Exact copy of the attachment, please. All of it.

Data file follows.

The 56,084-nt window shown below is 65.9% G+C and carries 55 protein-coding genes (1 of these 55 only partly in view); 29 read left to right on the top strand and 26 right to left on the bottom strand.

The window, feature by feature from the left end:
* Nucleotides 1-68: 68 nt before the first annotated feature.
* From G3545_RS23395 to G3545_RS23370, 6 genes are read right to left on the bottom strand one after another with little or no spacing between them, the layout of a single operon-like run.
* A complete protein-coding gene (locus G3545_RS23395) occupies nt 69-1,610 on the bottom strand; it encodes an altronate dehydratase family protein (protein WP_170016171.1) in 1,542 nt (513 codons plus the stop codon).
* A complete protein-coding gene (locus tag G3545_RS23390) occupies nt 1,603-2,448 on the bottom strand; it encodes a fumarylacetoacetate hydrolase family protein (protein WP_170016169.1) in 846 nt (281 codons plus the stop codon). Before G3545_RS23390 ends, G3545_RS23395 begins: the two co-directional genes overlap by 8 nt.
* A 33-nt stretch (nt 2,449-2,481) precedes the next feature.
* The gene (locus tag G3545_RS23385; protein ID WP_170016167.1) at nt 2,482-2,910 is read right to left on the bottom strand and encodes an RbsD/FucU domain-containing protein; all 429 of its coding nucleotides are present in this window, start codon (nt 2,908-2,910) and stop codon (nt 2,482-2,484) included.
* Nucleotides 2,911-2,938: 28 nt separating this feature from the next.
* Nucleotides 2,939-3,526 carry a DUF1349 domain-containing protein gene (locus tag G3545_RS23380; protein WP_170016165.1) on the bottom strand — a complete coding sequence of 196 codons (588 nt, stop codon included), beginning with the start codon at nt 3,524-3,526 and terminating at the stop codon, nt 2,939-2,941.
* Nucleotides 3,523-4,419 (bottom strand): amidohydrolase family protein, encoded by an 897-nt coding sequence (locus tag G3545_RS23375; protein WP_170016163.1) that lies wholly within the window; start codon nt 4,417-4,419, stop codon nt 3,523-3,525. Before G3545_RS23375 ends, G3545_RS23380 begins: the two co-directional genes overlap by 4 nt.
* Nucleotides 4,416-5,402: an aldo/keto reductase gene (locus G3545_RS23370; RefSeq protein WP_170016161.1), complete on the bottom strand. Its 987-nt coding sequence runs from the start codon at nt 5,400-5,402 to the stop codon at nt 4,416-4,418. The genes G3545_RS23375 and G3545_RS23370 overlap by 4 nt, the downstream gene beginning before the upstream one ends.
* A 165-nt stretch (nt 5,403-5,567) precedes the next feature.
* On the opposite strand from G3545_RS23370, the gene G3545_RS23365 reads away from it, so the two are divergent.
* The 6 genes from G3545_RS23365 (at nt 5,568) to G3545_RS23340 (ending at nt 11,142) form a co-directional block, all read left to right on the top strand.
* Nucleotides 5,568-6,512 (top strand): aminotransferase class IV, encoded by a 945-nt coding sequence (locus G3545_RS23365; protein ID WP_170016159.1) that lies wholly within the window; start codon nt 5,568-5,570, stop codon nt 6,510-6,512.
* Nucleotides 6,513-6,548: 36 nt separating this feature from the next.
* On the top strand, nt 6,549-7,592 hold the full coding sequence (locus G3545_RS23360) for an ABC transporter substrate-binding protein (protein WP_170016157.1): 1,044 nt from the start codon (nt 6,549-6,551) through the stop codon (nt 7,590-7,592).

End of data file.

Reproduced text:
The 56,084-nt window shown below is 65.9% G+C and carries 55 protein-coding genes (1 of these 55 only partly in view); 29 read left to right on the top strand and 26 right to left on the bottom strand.

The window, feature by feature from the left end:
* Nucleotides 1-68: 68 nt before the first annotated feature.
* From G3545_RS23395 to G3545_RS23370, 6 genes are read right to left on the bottom strand one after another with little or no spacing between them, the layout of a single operon-like run.
* A complete protein-coding gene (locus G3545_RS23395) occupies nt 69-1,610 on the bottom strand; it encodes an altronate dehydratase family protein (protein WP_170016171.1) in 1,542 nt (513 codons plus the stop codon).
* A complete protein-coding gene (locus tag G3545_RS23390) occupies nt 1,603-2,448 on the bottom strand; it encodes a fumarylacetoacetate hydrolase family protein (protein WP_170016169.1) in 846 nt (281 codons plus the stop codon). Before G3545_RS23390 ends, G3545_RS23395 begins: the two co-directional genes overlap by 8 nt.
* A 33-nt stretch (nt 2,449-2,481) precedes the next feature.
* The gene (locus tag G3545_RS23385; protein ID WP_170016167.1) at nt 2,482-2,910 is read right to left on the bottom strand and encodes an RbsD/FucU domain-containing protein; all 429 of its coding nucleotides are present in this window, start codon (nt 2,908-2,910) and stop codon (nt 2,482-2,484) included.
* Nucleotides 2,911-2,938: 28 nt separating this feature from the next.
* Nucleotides 2,939-3,526 carry a DUF1349 domain-containing protein gene (locus tag G3545_RS23380; protein WP_170016165.1) on the bottom strand — a complete coding sequence of 196 codons (588 nt, stop codon included), beginning with the start codon at nt 3,524-3,526 and terminating at the stop codon, nt 2,939-2,941.
* Nucleotides 3,523-4,419 (bottom strand): amidohydrolase family protein, encoded by an 897-nt coding sequence (locus tag G3545_RS23375; protein WP_170016163.1) that lies wholly within the window; start codon nt 4,417-4,419, stop codon nt 3,523-3,525. Before G3545_RS23375 ends, G3545_RS23380 begins: the two co-directional genes overlap by 4 nt.
* Nucleotides 4,416-5,402: an aldo/keto reductase gene (locus G3545_RS23370; RefSeq protein WP_170016161.1), complete on the bottom strand. Its 987-nt coding sequence runs from the start codon at nt 5,400-5,402 to the stop codon at nt 4,416-4,418. The genes G3545_RS23375 and G3545_RS23370 overlap by 4 nt, the downstream gene beginning before the upstream one ends.
* A 165-nt stretch (nt 5,403-5,567) precedes the next feature.
* On the opposite strand from G3545_RS23370, the gene G3545_RS23365 reads away from it, so the two are divergent.
* The 6 genes from G3545_RS23365 (at nt 5,568) to G3545_RS23340 (ending at nt 11,142) form a co-directional block, all read left to right on the top strand.
* Nucleotides 5,568-6,512 (top strand): aminotransferase class IV, encoded by a 945-nt coding sequence (locus G3545_RS23365; protein ID WP_170016159.1) that lies wholly within the window; start codon nt 5,568-5,570, stop codon nt 6,510-6,512.
* Nucleotides 6,513-6,548: 36 nt separating this feature from the next.
* On the top strand, nt 6,549-7,592 hold the full coding sequence (locus G3545_RS23360) for an ABC transporter substrate-binding protein (protein WP_170016157.1): 1,044 nt from the start codon (nt 6,549-6,551) through the stop codon (nt 7,590-7,592).